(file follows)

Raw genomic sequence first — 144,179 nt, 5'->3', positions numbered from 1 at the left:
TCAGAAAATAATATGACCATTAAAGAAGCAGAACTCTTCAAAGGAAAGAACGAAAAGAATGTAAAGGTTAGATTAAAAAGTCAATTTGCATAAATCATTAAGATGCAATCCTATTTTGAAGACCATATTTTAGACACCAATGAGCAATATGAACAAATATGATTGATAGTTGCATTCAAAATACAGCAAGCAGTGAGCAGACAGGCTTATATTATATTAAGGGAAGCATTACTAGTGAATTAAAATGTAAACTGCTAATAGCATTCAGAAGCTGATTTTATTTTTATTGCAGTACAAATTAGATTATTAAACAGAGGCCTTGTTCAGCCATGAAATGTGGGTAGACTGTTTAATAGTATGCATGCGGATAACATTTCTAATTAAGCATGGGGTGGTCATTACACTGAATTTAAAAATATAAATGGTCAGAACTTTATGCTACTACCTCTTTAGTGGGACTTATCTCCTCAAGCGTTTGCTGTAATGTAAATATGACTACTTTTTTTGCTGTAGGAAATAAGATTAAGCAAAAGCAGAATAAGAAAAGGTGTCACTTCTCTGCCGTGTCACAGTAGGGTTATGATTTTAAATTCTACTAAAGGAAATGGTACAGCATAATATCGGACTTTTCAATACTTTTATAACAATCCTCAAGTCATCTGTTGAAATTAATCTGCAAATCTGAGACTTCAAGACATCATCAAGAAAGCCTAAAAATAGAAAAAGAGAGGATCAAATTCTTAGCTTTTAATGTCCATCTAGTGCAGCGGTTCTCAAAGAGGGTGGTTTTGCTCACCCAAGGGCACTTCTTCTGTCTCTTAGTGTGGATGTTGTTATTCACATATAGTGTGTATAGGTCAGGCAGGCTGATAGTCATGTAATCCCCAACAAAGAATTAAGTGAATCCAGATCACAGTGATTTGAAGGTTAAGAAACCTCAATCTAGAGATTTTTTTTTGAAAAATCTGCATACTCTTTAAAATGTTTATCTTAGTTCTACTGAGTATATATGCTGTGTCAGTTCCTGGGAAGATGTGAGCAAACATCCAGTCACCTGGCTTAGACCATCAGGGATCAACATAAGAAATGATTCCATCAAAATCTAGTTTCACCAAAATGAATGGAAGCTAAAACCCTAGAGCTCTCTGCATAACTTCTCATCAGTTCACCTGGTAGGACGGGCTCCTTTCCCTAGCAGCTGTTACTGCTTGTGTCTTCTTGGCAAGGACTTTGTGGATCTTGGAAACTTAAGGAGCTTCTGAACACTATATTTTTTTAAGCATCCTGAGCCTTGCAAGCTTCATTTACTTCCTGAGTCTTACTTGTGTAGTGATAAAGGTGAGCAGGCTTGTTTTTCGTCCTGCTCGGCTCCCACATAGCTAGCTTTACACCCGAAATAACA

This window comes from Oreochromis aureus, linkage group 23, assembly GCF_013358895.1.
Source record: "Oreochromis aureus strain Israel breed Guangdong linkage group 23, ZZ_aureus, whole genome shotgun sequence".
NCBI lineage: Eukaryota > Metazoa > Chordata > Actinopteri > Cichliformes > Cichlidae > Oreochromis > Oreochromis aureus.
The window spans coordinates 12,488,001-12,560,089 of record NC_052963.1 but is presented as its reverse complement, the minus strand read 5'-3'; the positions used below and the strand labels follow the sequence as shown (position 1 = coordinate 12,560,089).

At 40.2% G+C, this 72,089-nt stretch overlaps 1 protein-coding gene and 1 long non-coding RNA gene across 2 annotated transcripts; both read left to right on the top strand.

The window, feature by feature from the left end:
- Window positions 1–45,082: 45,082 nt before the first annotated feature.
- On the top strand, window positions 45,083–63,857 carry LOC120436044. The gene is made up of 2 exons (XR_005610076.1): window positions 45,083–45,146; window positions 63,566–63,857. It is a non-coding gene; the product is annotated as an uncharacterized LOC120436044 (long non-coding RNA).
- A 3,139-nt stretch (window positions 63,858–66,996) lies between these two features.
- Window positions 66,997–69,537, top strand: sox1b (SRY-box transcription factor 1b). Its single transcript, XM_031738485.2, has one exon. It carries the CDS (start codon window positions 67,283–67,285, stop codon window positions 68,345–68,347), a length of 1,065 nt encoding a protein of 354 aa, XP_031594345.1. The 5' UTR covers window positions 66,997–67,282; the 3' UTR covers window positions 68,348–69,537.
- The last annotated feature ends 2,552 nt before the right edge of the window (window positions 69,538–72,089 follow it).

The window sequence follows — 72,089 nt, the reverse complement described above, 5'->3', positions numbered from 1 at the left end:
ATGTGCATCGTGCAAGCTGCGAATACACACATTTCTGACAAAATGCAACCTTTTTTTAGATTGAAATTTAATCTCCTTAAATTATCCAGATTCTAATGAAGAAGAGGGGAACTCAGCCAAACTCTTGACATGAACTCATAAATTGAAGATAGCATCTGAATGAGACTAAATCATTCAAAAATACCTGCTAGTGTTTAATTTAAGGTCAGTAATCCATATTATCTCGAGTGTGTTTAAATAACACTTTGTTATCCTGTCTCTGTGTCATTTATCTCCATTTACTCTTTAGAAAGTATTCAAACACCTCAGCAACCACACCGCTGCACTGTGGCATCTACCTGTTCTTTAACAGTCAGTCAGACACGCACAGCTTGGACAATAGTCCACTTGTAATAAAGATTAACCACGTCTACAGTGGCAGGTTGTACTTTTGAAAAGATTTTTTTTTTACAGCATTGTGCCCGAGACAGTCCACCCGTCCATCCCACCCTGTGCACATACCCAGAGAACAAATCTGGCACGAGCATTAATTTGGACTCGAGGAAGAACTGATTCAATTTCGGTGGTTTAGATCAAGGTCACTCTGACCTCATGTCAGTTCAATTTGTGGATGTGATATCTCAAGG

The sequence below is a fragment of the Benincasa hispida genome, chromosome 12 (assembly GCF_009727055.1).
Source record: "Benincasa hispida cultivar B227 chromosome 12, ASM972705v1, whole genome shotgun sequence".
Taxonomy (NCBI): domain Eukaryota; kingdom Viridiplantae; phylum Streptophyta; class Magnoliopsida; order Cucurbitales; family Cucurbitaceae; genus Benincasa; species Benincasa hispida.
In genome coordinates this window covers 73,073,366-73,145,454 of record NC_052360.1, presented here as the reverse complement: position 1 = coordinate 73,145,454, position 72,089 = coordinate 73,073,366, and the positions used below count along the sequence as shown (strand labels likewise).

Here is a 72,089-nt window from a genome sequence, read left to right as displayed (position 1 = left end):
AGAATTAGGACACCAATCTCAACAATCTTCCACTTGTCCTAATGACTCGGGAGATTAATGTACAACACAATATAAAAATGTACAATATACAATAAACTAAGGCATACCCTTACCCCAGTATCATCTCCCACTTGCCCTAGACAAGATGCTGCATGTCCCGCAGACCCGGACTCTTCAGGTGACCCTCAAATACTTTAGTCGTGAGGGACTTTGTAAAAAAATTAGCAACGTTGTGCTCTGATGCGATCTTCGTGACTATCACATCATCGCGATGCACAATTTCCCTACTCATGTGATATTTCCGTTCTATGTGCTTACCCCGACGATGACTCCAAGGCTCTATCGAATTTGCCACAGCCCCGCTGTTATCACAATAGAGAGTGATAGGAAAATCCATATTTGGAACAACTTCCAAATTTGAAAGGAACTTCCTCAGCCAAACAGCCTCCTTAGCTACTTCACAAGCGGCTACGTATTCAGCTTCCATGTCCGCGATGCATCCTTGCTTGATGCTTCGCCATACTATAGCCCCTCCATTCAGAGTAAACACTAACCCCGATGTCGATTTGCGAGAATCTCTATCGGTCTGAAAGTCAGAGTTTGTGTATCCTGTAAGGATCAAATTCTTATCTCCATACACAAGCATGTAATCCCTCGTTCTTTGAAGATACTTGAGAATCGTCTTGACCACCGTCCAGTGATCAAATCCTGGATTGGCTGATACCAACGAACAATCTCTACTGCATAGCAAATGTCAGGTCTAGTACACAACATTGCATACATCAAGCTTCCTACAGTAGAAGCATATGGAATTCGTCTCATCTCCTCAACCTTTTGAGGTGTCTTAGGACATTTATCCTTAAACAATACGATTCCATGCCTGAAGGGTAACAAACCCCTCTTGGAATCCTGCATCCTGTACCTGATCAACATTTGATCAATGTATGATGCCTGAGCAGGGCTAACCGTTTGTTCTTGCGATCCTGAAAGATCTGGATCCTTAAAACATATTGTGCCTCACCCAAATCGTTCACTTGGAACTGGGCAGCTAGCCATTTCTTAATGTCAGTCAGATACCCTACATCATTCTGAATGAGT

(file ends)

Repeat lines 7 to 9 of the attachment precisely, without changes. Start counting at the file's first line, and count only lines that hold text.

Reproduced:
At 40.2% G+C, this 72,089-nt stretch overlaps 1 protein-coding gene and 1 long non-coding RNA gene across 2 annotated transcripts; both read left to right on the top strand.

The window, feature by feature from the left end:
- Window positions 1–45,082: 45,082 nt before the first annotated feature.